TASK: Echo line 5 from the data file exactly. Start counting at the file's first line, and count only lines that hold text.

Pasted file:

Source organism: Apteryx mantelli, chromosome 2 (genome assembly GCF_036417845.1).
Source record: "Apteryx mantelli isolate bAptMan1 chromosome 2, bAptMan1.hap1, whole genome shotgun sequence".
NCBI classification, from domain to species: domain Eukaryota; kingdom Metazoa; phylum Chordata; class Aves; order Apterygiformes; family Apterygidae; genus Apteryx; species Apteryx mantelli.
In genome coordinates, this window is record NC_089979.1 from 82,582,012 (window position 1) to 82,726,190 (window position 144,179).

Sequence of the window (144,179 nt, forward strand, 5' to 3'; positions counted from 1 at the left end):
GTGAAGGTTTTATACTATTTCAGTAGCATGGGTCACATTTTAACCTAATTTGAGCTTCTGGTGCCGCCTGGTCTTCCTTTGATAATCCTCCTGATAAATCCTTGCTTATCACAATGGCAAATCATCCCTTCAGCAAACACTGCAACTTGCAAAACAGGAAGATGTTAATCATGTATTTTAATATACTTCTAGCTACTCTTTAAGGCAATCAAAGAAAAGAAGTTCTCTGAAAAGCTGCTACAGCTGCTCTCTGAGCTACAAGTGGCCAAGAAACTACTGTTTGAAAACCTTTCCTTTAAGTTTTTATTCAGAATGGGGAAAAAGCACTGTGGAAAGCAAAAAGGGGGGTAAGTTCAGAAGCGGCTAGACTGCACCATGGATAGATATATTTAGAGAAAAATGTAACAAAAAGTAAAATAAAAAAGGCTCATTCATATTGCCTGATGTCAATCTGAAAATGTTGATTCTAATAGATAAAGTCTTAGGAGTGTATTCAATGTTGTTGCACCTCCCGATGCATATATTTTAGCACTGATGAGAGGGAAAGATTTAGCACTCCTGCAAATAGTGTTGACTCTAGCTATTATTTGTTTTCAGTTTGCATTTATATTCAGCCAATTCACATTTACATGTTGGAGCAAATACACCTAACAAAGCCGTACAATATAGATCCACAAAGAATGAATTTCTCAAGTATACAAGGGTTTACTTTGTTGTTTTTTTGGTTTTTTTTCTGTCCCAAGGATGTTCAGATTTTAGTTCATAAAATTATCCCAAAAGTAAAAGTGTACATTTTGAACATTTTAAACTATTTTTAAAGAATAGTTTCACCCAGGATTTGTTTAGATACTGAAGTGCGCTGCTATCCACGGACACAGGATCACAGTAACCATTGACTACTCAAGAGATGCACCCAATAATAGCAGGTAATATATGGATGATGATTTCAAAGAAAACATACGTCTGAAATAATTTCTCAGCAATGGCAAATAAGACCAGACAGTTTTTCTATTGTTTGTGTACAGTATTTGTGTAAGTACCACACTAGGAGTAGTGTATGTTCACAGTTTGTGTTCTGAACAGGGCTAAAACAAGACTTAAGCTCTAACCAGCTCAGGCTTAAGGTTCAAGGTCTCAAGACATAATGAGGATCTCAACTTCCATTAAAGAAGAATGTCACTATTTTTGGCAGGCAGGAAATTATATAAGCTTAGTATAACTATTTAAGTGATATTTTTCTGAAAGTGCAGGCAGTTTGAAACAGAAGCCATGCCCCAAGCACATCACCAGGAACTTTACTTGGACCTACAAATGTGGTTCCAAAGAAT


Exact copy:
Sequence of the window (144,179 nt, forward strand, 5' to 3'; positions counted from 1 at the left end):